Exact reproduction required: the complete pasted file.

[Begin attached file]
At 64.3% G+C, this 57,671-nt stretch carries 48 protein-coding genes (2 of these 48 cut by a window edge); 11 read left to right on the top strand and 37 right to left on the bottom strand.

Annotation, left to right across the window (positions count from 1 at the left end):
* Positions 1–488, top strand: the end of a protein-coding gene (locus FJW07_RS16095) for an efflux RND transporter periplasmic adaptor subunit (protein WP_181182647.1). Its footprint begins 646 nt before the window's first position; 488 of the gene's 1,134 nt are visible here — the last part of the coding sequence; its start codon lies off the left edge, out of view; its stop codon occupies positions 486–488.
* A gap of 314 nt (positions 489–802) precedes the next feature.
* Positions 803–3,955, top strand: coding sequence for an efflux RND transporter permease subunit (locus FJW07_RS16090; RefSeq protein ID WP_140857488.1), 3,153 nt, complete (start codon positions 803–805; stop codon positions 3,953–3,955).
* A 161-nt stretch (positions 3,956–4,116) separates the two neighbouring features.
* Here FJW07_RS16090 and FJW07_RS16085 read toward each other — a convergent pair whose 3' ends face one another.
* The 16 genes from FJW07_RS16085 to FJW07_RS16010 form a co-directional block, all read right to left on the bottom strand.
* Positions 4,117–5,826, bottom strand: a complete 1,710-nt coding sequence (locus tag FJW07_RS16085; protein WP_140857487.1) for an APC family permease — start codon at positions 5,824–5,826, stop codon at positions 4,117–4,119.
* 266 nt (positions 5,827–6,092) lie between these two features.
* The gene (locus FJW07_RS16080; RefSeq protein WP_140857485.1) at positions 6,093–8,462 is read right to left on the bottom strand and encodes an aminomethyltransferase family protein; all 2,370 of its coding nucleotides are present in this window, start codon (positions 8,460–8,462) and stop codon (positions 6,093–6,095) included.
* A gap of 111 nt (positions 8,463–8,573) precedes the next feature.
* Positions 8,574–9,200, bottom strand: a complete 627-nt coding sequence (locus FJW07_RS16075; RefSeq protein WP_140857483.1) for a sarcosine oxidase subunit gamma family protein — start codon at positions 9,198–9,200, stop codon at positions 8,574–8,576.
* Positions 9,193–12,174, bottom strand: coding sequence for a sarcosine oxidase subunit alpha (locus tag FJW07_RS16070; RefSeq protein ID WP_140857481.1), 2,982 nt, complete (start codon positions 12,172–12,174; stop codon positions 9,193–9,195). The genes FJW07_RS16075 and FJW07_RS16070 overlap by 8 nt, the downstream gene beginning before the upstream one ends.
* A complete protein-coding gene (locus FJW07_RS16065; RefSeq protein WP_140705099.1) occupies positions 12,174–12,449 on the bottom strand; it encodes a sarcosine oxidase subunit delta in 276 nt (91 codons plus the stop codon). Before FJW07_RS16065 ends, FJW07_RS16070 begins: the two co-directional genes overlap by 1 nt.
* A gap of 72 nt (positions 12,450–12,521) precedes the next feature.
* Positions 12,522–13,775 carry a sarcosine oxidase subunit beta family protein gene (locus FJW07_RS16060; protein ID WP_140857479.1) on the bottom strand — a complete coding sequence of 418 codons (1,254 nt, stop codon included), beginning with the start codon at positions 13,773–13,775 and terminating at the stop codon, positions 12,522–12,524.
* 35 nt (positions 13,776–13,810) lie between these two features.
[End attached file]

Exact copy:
At 64.3% G+C, this 57,671-nt stretch carries 48 protein-coding genes (2 of these 48 cut by a window edge); 11 read left to right on the top strand and 37 right to left on the bottom strand.

Annotation, left to right across the window (positions count from 1 at the left end):
* Positions 1–488, top strand: the end of a protein-coding gene (locus FJW07_RS16095) for an efflux RND transporter periplasmic adaptor subunit (protein WP_181182647.1). Its footprint begins 646 nt before the window's first position; 488 of the gene's 1,134 nt are visible here — the last part of the coding sequence; its start codon lies off the left edge, out of view; its stop codon occupies positions 486–488.
* A gap of 314 nt (positions 489–802) precedes the next feature.
* Positions 803–3,955, top strand: coding sequence for an efflux RND transporter permease subunit (locus FJW07_RS16090; RefSeq protein ID WP_140857488.1), 3,153 nt, complete (start codon positions 803–805; stop codon positions 3,953–3,955).
* A 161-nt stretch (positions 3,956–4,116) separates the two neighbouring features.
* Here FJW07_RS16090 and FJW07_RS16085 read toward each other — a convergent pair whose 3' ends face one another.
* The 16 genes from FJW07_RS16085 to FJW07_RS16010 form a co-directional block, all read right to left on the bottom strand.
* Positions 4,117–5,826, bottom strand: a complete 1,710-nt coding sequence (locus tag FJW07_RS16085; protein WP_140857487.1) for an APC family permease — start codon at positions 5,824–5,826, stop codon at positions 4,117–4,119.
* 266 nt (positions 5,827–6,092) lie between these two features.
* The gene (locus FJW07_RS16080; RefSeq protein WP_140857485.1) at positions 6,093–8,462 is read right to left on the bottom strand and encodes an aminomethyltransferase family protein; all 2,370 of its coding nucleotides are present in this window, start codon (positions 8,460–8,462) and stop codon (positions 6,093–6,095) included.
* A gap of 111 nt (positions 8,463–8,573) precedes the next feature.
* Positions 8,574–9,200, bottom strand: a complete 627-nt coding sequence (locus FJW07_RS16075; RefSeq protein WP_140857483.1) for a sarcosine oxidase subunit gamma family protein — start codon at positions 9,198–9,200, stop codon at positions 8,574–8,576.
* Positions 9,193–12,174, bottom strand: coding sequence for a sarcosine oxidase subunit alpha (locus tag FJW07_RS16070; RefSeq protein ID WP_140857481.1), 2,982 nt, complete (start codon positions 12,172–12,174; stop codon positions 9,193–9,195). The genes FJW07_RS16075 and FJW07_RS16070 overlap by 8 nt, the downstream gene beginning before the upstream one ends.
* A complete protein-coding gene (locus FJW07_RS16065; RefSeq protein WP_140705099.1) occupies positions 12,174–12,449 on the bottom strand; it encodes a sarcosine oxidase subunit delta in 276 nt (91 codons plus the stop codon). Before FJW07_RS16065 ends, FJW07_RS16070 begins: the two co-directional genes overlap by 1 nt.
* A gap of 72 nt (positions 12,450–12,521) precedes the next feature.
* Positions 12,522–13,775 carry a sarcosine oxidase subunit beta family protein gene (locus FJW07_RS16060; protein ID WP_140857479.1) on the bottom strand — a complete coding sequence of 418 codons (1,254 nt, stop codon included), beginning with the start codon at positions 13,773–13,775 and terminating at the stop codon, positions 12,522–12,524.
* 35 nt (positions 13,776–13,810) lie between these two features.